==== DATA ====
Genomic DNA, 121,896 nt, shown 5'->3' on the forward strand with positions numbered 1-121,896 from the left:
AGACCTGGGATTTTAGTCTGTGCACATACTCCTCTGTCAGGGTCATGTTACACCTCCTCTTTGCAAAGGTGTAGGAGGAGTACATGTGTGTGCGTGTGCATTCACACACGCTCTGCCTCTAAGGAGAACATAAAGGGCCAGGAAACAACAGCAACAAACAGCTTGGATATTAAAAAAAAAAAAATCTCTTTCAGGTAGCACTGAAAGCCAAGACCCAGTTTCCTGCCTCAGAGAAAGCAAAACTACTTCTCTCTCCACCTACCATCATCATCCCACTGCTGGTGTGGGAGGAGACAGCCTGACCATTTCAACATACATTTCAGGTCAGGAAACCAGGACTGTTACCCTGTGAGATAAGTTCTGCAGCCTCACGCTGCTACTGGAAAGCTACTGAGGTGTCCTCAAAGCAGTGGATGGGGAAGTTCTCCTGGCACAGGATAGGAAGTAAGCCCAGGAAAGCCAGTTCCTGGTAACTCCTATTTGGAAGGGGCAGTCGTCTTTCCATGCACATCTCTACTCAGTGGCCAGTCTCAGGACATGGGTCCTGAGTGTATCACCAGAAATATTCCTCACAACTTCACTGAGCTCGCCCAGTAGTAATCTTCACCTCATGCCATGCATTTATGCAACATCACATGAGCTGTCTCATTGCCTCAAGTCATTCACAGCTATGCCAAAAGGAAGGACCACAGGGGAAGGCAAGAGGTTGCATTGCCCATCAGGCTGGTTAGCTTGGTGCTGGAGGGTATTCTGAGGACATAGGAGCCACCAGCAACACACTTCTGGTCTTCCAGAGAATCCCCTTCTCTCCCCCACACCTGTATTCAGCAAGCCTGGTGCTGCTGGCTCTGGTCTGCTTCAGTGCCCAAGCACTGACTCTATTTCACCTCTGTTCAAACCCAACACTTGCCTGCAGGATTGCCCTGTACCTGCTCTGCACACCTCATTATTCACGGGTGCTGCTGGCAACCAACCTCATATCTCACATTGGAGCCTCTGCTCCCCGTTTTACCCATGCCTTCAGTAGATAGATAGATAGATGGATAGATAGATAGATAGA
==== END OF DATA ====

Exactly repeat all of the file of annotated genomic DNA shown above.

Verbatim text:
Genomic DNA, 121,896 nt, shown 5'->3' on the forward strand with positions numbered 1-121,896 from the left:
AGACCTGGGATTTTAGTCTGTGCACATACTCCTCTGTCAGGGTCATGTTACACCTCCTCTTTGCAAAGGTGTAGGAGGAGTACATGTGTGTGCGTGTGCATTCACACACGCTCTGCCTCTAAGGAGAACATAAAGGGCCAGGAAACAACAGCAACAAACAGCTTGGATATTAAAAAAAAAAAAATCTCTTTCAGGTAGCACTGAAAGCCAAGACCCAGTTTCCTGCCTCAGAGAAAGCAAAACTACTTCTCTCTCCACCTACCATCATCATCCCACTGCTGGTGTGGGAGGAGACAGCCTGACCATTTCAACATACATTTCAGGTCAGGAAACCAGGACTGTTACCCTGTGAGATAAGTTCTGCAGCCTCACGCTGCTACTGGAAAGCTACTGAGGTGTCCTCAAAGCAGTGGATGGGGAAGTTCTCCTGGCACAGGATAGGAAGTAAGCCCAGGAAAGCCAGTTCCTGGTAACTCCTATTTGGAAGGGGCAGTCGTCTTTCCATGCACATCTCTACTCAGTGGCCAGTCTCAGGACATGGGTCCTGAGTGTATCACCAGAAATATTCCTCACAACTTCACTGAGCTCGCCCAGTAGTAATCTTCACCTCATGCCATGCATTTATGCAACATCACATGAGCTGTCTCATTGCCTCAAGTCATTCACAGCTATGCCAAAAGGAAGGACCACAGGGGAAGGCAAGAGGTTGCATTGCCCATCAGGCTGGTTAGCTTGGTGCTGGAGGGTATTCTGAGGACATAGGAGCCACCAGCAACACACTTCTGGTCTTCCAGAGAATCCCCTTCTCTCCCCCACACCTGTATTCAGCAAGCCTGGTGCTGCTGGCTCTGGTCTGCTTCAGTGCCCAAGCACTGACTCTATTTCACCTCTGTTCAAACCCAACACTTGCCTGCAGGATTGCCCTGTACCTGCTCTGCACACCTCATTATTCACGGGTGCTGCTGGCAACCAACCTCATATCTCACATTGGAGCCTCTGCTCCCCGTTTTACCCATGCCTTCAGTAGATAGATAGATAGATGGATAGATAGATAGATAGA